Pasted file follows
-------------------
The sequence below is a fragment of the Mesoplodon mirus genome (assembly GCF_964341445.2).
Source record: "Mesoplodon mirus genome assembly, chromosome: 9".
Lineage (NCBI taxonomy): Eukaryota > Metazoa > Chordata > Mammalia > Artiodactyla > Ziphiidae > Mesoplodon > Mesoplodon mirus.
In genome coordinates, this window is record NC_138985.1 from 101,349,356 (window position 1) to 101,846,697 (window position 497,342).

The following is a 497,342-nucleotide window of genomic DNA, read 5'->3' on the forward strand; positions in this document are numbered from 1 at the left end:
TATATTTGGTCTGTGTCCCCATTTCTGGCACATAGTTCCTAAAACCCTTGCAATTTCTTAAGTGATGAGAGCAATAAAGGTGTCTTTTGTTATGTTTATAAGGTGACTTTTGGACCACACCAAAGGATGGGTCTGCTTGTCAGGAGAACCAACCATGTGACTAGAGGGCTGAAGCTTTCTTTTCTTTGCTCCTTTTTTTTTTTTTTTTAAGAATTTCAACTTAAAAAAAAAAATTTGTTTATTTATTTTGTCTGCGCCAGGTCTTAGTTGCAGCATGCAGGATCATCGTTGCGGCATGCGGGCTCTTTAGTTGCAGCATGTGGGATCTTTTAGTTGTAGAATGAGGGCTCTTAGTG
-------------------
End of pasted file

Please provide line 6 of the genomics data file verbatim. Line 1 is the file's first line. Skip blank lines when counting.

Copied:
TATATTTGGTCTGTGTCCCCATTTCTGGCACATAGTTCCTAAAACCCTTGCAATTTCTTAAGTGATGAGAGCAATAAAGGTGTCTTTTGTTATGTTTATAAGGTGACTTTTGGACCACACCAAAGGATGGGTCTGCTTGTCAGGAGAACCAACCATGTGACTAGAGGGCTGAAGCTTTCTTTTCTTTGCTCCTTTTTTTTTTTTTTTTAAGAATTTCAACTTAAAAAAAAAAATTTGTTTATTTATTTTGTCTGCGCCAGGTCTTAGTTGCAGCATGCAGGATCATCGTTGCGGCATGCGGGCTCTTTAGTTGCAGCATGTGGGATCTTTTAGTTGTAGAATGAGGGCTCTTAGTG